“Too many men who join in sexist banter, indulge in vicious, violent trolling online & too many men who don’t do any of this but don’t challenge those who do. Too many.”
Another adds: “Look, if your response to women sharing experiences of harassment and fear is to make it a conversation about how it’s ‘not all men’ or to try and have a discussion about bad stuff happening to men too, you are part of the problem.
“ If you want to help, LISTEN AND LEARN.”
One more says: “#NotAllMen but #TooManyMen. If you find yourself saying that first one, pause and reflect on why you feel the need to defend rather than show support and listen.
“Violence against women is a global problem that we can’t keep pushing aside.
“I want to be able to walk alone and safe.”
All of this makes it thoroughly refreshing to see some men seeking advice on how to make women feel safer on the streets.
David Lammy, referring these people to the seven tips laid out in Plan International’s ‘Walk like a Woman’ campaign, writes: “Men, not women, need to change their behaviour.”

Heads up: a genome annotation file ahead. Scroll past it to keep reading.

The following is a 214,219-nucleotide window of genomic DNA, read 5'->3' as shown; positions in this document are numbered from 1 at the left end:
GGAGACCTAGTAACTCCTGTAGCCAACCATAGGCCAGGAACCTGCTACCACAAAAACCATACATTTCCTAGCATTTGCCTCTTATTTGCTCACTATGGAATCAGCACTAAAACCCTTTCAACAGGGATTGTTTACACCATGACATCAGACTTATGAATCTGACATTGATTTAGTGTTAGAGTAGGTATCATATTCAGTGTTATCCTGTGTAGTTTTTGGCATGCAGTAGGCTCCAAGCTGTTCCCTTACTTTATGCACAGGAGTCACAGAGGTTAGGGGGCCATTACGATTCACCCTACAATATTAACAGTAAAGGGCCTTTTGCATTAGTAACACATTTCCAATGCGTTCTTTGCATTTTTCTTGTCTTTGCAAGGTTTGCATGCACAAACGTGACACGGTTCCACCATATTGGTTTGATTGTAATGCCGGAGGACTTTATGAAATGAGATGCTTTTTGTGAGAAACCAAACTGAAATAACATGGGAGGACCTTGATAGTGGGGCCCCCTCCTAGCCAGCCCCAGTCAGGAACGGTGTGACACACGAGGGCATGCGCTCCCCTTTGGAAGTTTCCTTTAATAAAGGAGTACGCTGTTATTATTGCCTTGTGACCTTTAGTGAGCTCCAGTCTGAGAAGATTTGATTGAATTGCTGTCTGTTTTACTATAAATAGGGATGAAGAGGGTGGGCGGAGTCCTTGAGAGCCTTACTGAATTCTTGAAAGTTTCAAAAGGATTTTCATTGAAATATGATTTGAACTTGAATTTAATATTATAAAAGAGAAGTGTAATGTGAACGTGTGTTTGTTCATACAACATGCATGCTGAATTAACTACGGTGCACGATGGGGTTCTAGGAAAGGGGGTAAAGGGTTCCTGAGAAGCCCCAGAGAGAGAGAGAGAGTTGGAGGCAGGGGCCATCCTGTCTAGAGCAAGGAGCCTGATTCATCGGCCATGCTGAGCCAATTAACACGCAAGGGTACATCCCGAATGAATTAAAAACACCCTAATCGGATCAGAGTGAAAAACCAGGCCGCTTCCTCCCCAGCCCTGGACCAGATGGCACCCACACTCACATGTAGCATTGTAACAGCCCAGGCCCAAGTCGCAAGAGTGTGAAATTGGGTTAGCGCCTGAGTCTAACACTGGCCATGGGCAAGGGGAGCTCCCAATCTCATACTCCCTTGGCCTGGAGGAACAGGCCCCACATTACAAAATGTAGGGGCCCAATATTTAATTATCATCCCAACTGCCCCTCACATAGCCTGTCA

As previously reported by Stylist, stats from the Mayor of London’s Police and Crime unit have shown that, in the year up until March 2019, 87% of all recorded victims were female, with over 16,000 cases with female victims. 74% of victims were under 35.
The same report highlights the reality for Black women on our streets, who were over-represented, with 18% being effected by sexual violence crimes compared to the average 16% of the London population.
This means that Sarah Everard’s story, though deeply upsetting, is sadly not an uncommon one: indeed, since the case first caught the nation’s attention there has been “six women and a little girl who have been reported killed at the hands of men” says MP Jess Phillips.
However, we must remember that this ongoing conversation isn’t solely about murder; it is about all the more insidious elements that can lead to gender violence, too.
As Fiona Sturges tweets, it’s about “catcallers, kerb crawlers, gropers, stalkers, creeps who ask you out at the bus stop or whisper insults as you walk by, stare at you to intimidate you, or follow you to your front door.”
“This behaviour is frightening and men see that and get off on it. Murder isn’t necessarily the endgame. It’s about sexual entitlement, exerting power and it’s exhausting dealing with this stuff when all you want to do is get home and close the door,” she adds.
Not all men, true. But, as Jamil has made very clear, it is on all men to be better allies, to work to make sure their fellow men do not harm women, and to help change this terrible narrative.
If you are worried about a missing person or have information about a missing person, please contact Missing People via the charity’s website. Anyone who wants to support the campaign against street harassment can find more information on the Stop Street Harassment website.